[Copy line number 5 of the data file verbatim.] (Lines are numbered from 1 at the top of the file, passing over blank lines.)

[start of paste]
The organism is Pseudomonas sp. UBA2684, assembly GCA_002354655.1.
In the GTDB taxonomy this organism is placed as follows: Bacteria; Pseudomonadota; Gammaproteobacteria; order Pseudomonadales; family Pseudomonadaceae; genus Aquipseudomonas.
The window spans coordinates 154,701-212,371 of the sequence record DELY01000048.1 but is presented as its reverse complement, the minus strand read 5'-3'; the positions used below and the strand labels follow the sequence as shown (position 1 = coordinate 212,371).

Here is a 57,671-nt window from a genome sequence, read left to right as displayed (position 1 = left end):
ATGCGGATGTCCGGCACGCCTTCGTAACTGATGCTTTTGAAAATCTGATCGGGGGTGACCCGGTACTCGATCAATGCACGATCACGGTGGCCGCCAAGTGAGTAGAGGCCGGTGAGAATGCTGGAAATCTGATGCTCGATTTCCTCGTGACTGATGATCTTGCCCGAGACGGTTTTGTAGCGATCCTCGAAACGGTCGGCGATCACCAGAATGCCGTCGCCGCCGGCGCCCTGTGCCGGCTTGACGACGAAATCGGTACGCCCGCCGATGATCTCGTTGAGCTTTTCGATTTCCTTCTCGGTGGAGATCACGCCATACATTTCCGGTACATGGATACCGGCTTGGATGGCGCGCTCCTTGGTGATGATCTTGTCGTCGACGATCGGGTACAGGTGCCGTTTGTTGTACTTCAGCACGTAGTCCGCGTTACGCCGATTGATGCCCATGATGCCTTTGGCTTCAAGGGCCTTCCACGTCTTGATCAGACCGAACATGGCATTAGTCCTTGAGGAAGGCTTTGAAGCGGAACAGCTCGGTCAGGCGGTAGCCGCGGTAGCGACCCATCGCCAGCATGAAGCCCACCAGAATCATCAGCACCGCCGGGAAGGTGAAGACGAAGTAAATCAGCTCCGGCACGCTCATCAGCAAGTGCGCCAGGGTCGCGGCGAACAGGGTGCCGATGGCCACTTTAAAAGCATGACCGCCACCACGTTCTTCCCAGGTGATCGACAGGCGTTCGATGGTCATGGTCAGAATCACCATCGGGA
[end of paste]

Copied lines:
ATGCGGATGTCCGGCACGCCTTCGTAACTGATGCTTTTGAAAATCTGATCGGGGGTGACCCGGTACTCGATCAATGCACGATCACGGTGGCCGCCAAGTGAGTAGAGGCCGGTGAGAATGCTGGAAATCTGATGCTCGATTTCCTCGTGACTGATGATCTTGCCCGAGACGGTTTTGTAGCGATCCTCGAAACGGTCGGCGATCACCAGAATGCCGTCGCCGCCGGCGCCCTGTGCCGGCTTGACGACGAAATCGGTACGCCCGCCGATGATCTCGTTGAGCTTTTCGATTTCCTTCTCGGTGGAGATCACGCCATACATTTCCGGTACATGGATACCGGCTTGGATGGCGCGCTCCTTGGTGATGATCTTGTCGTCGACGATCGGGTACAGGTGCCGTTTGTTGTACTTCAGCACGTAGTCCGCGTTACGCCGATTGATGCCCATGATGCCTTTGGCTTCAAGGGCCTTCCACGTCTTGATCAGACCGAACATGGCATTAGTCCTTGAGGAAGGCTTTGAAGCGGAACAGCTCGGTCAGGCGGTAGCCGCGGTAGCGACCCATCGCCAGCATGAAGCCCACCAGAATCATCAGCACCGCCGGGAAGGTGAAGACGAAGTAAATCAGCTCCGGCACGCTCATCAGCAAGTGCGCCAGGGTCGCGGCGAACAGGGTGCCGATGGCCACTTTAAAAGCATGACCGCCACCACGTTCTTCCCAGGTGATCGACAGGCGTTCGATGGTCATGGTCAGAATCACCATCGGGA